Let’s talk about the F word. No, not that one! I’m talking about every teacher’s nightmare conversation: “But, Mrs. Amanda, she only got a solo because she’s your FAVORITE.” Oh. My. Goodness. You guys. No, just no. I can’t speak for all teachers, but I can tell you with 100% certainty that I do not have favorites in my classes. Do I recognize hard work and reward it with special honors? Yes. Are some dancers more open with me and therefore I talk to them more often? Yes. Are some dancers more naturally inclined to mastering certain skills faster? Yes. Does that mean I like those dancers better? No! My hope is that by using the skills lists that I mentioned before and having super clear-cut guidelines for each level that dancers (and their parents) will be able to ditch the idea that a dance instructor has favorites. I have a fair, but not equal policy. In my mind, for the dancers who go home and practice every day or who show up early to the studio every day to review, or who schedule private lessons to master that one skill, it’s fair for them to be cast in more dances or have a solo. Is it equal? Nope. If everyone has a solo they stop being special. There’s nothing to work toward. And quite frankly, I can’t choreograph 300 solos for every show. Hopefully, it will be very clear why certain dancers are progressing through the program while others are taking a bit longer. Levels and their corresponding skills are my best tool as a teacher to help you progress and explain what needs work. Hopefully, levels become your best tool for understanding how to improve your dancing.
One of my biggest pet peeves in the studio is when two dancers are constantly comparing their skills or technique. It’s human nature to do this a little bit, and we’re all guilty of wanting turnout worthy of the Bolshoi or tricks like Briar Nolet (if you haven’t seen her dance, get on Youtube now!) But, at the end of the day, your only realistic goal is to be a little better than you were the day before. I know that having levels seems like it will encourage more competition, and it probably will. But there is such a thing as healthy competition. Instead of comparing ourselves to each other and feeling bad about what we can’t do, we have these lists that we’re trying to complete together. My second biggest pet peeve is when an exceptional dancer wants to stay in her age group even though she’s ready to move up. Comparing can work against you in this way too. I understand wanting to dance with your friends, and not wanting to stand out because you’re younger or older. But you’re doing yourself a disservice by not challenging yourself. Remember there will be other dancers like you in every class, and dancers not like you in every class. And moving to a new class will give you the opportunity to make new friends! Comparing ages is silly in my honest opinion. Don’t be discouraged if you’re the oldest dancer in the class! Everyone starts somewhere. I didn’t start dancing until I was 14. Being the oldest gives you the opportunity to act as a mentor to the younger dancers, which can be a great learning experience!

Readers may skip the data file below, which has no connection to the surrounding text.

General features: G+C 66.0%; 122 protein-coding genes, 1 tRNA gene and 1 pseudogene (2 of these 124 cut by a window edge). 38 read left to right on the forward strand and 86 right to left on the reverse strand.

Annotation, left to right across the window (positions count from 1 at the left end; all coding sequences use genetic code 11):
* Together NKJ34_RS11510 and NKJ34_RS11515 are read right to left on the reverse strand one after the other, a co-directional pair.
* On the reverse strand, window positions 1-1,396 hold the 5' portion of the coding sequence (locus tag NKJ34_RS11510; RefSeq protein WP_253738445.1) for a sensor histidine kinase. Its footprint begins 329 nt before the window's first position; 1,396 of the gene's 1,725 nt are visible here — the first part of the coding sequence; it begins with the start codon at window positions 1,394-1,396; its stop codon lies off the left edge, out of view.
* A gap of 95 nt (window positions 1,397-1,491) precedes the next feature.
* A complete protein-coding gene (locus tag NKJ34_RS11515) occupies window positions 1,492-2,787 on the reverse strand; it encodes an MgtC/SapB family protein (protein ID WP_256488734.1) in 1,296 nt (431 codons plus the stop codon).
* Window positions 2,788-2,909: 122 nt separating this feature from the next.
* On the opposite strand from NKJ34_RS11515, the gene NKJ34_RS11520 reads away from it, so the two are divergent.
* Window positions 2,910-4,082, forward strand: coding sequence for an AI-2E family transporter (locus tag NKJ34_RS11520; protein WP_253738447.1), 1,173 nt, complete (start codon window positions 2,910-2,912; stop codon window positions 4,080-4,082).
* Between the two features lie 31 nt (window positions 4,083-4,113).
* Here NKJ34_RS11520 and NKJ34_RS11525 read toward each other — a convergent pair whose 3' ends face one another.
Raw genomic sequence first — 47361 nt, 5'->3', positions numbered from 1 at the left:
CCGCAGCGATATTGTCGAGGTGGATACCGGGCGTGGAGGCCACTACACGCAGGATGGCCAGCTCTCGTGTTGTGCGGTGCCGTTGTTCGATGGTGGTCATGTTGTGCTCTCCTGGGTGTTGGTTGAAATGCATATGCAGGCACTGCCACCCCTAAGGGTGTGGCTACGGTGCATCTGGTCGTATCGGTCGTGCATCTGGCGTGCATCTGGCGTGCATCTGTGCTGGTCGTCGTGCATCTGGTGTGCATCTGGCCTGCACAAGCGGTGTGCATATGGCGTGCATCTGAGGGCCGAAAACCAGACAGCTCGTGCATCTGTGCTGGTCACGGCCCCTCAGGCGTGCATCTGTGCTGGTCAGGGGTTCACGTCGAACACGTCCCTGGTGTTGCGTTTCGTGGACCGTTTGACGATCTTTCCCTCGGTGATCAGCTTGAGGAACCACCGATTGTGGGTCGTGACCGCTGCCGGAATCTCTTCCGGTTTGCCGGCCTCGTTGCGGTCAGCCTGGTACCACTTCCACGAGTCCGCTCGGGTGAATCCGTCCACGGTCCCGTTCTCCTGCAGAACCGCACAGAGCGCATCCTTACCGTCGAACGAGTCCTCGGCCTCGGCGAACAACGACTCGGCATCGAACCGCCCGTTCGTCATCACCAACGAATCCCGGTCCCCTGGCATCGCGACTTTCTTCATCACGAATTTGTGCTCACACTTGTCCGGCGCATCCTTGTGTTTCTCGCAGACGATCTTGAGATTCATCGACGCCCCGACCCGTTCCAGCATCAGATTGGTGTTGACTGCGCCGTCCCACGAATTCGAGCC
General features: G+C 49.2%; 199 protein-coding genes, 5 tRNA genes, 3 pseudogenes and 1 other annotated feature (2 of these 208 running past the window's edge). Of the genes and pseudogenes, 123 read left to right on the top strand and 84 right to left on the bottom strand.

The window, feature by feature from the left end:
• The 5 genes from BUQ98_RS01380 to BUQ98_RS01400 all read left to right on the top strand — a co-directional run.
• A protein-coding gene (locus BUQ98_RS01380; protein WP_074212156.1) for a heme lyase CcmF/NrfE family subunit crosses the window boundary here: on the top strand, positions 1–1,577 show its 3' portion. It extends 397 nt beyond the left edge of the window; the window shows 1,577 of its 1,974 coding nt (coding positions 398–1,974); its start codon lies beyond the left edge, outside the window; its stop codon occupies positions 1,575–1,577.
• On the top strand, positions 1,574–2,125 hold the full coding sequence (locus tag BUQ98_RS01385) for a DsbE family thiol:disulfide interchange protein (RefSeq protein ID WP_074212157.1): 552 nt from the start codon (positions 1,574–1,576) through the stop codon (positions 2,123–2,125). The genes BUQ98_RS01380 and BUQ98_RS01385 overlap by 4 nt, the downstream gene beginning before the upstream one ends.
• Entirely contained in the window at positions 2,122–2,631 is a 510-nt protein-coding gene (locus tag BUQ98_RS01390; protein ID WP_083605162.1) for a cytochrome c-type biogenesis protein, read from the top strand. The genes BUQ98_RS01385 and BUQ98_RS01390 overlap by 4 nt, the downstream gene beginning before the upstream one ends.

More Encouraging Atmosphere
What you need to remember for all of this to work, is that it doesn’t matter how long it takes you. One more time for the people in the back: IT DOESN’T MATTER HOW LONG IT TAKES YOU TO LEARN NEW THINGS. When a baby is learning to walk, what happens on his first try? He falls down. The second thing that happens? The parents tell him he’s a failure, give up on teaching him and never talk to him again. Um, excuse me, what? No! That would never happen! The parents will keep helping and encouraging their sweet baby until he takes his first step. And when he does, they’re so excited and so proud of him. And that’s what your dance teachers will do too. We will never give up on you, and we’ll always keep trying to help you. I want you to use this program as a way of encouraging yourself to keep trying. Use these skills lists as tools and keep working. Remember, progress is greater than perfection.